Skip to main content
Publish date:

James Worthy On Anthony Davis Moving To Center Position: "I Think The Five Is A Good Spot For Him."

Anthony Davis

For most of Anthony Davis' career, he has avoided playing the five like the plague.

In New Orleans and Los Angeles, he has made it clear to his coaches that he prefers to play power forward, a position he has found great successes in over the past 9 years.

Considering AD's troubling injury history, it makes sense he would want to avoid rubbing shoulders with bigger, stronger opponents on a night-to-night basis.

In this upcoming campaign, though, the Lakers superstar is apparently willing to slide down to the center spot long-term, a rather surprising decision given his previous behavior.

"Rich Paul was telling other agents at the Chicago combine that LeBron and AD were sliding to the 4 and 5," said Bleacher Report's Jake Fischer.

It will certainly be interesting to see how Davis and LeBron are able to adjust to their new positions, but it's a good sign they were willing to make the adjustment at all.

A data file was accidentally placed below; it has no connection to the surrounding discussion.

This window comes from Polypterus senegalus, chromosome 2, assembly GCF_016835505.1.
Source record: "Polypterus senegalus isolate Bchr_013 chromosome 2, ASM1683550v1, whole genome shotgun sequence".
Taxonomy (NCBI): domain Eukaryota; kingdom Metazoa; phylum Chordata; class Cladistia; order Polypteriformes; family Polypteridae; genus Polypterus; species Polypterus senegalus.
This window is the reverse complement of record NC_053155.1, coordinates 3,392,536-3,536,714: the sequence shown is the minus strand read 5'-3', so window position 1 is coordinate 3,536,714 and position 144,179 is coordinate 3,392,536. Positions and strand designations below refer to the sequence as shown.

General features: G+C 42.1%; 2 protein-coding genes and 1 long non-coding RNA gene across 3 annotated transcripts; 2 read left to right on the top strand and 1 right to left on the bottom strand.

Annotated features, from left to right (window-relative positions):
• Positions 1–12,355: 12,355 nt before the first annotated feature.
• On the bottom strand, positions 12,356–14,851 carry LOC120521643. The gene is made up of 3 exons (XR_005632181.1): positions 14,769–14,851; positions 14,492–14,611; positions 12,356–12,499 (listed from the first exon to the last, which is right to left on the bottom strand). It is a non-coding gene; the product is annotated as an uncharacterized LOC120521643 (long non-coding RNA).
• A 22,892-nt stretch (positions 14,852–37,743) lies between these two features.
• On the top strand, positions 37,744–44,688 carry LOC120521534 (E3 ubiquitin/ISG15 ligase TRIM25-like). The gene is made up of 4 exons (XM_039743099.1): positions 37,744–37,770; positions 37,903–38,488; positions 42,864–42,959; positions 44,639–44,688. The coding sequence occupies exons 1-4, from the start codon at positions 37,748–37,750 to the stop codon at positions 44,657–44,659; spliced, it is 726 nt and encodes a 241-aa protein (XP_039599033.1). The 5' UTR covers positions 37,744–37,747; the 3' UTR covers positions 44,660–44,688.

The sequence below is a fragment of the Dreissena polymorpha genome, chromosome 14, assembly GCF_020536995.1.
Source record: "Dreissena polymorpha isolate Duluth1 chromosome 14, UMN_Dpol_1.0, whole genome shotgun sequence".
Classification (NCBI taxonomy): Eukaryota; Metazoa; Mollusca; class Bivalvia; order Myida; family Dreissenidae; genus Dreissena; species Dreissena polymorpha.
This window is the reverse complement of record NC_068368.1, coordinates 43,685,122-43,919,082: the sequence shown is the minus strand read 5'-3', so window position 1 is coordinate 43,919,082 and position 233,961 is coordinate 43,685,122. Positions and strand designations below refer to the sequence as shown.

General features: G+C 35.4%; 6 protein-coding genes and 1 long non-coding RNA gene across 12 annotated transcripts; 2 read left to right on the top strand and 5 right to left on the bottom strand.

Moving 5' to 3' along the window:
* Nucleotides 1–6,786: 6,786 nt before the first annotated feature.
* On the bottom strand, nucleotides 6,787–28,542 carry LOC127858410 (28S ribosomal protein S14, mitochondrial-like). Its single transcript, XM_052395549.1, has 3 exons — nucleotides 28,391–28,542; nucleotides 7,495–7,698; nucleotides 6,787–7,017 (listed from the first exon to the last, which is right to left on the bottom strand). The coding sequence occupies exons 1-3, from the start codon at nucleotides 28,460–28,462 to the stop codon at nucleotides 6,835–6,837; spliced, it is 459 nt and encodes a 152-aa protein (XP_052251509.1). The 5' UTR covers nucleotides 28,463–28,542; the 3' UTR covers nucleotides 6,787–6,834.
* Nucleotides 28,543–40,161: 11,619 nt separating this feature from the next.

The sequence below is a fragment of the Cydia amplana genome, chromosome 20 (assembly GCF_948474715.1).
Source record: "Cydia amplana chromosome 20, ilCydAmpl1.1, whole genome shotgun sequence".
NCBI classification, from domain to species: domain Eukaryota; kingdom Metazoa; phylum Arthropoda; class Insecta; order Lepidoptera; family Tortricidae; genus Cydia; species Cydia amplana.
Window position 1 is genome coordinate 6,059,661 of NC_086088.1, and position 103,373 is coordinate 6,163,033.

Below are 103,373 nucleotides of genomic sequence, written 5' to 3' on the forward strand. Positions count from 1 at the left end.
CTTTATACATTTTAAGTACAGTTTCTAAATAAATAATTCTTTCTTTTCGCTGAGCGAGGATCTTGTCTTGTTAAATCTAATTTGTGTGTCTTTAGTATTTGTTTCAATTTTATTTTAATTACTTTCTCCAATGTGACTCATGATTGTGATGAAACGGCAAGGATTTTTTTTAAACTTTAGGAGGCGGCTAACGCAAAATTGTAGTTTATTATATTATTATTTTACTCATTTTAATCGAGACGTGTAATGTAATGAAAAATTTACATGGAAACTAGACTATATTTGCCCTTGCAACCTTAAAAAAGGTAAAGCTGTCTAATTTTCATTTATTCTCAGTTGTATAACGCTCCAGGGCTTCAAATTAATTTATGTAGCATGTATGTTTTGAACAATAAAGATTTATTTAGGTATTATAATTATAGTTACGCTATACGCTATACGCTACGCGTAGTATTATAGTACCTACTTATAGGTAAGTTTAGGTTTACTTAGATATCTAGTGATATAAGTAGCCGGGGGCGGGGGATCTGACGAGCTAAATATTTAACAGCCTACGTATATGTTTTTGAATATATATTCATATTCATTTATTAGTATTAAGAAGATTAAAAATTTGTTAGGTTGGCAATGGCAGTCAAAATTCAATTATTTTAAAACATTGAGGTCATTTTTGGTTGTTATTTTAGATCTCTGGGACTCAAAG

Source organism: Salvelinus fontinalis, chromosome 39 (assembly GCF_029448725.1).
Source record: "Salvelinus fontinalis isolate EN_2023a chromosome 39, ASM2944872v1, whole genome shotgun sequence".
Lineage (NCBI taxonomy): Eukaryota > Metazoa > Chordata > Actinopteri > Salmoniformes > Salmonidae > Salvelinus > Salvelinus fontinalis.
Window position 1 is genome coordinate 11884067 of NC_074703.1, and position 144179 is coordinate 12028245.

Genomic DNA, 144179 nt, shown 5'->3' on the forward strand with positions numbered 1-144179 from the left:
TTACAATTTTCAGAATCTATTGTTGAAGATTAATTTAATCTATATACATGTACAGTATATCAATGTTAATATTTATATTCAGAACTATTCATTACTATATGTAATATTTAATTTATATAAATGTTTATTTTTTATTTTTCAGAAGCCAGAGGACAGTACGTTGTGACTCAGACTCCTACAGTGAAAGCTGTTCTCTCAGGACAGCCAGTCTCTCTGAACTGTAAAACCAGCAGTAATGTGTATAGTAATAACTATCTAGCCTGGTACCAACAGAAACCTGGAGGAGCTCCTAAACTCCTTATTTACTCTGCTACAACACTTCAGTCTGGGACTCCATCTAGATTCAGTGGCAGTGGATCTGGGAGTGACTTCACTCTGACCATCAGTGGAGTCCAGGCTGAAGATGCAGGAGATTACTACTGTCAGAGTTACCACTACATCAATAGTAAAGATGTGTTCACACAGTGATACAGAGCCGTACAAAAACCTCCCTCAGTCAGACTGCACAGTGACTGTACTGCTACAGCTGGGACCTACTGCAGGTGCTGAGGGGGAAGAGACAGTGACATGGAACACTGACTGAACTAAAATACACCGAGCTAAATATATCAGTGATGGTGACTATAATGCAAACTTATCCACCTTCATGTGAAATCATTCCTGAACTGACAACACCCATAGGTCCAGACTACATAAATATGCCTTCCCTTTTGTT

According to L.A. basketball legend James Worthy, the guy should do whatever it takes to help his team reach their ultimate potential:

“You want to make opponents make adjustments. Him at the five shooting three is going to pull Gobert out and they’re going to have to put somebody small on him and he can take advantage of that. I think he needs to look at what position best suits the team and what position best suits how they wanna play before he just says ‘Ahh, one or the other.’”

Of course, Worthy made sure to note that he didn't understand AD's reluctance to play center in the first place:

“I’ve never been one of those players to say ‘I don’t wanna play three, I wanna play four. I wanna play.’ I don’t know what the problem is, maybe who he defends or where he is on the floor. I think the five is a good spot for him. Because other fives don’t have a shot at guarding him."

Having the Lakers play small-ball will help them keep up with younger, faster opponents while also allowing the team to surround their 'big three' with multiple long-distance shooters at once.

When you look at the pieces they have in place, and the modern trends of basketball, it's probably the smartest adjustment they could have made.

We'll see if it works out for them.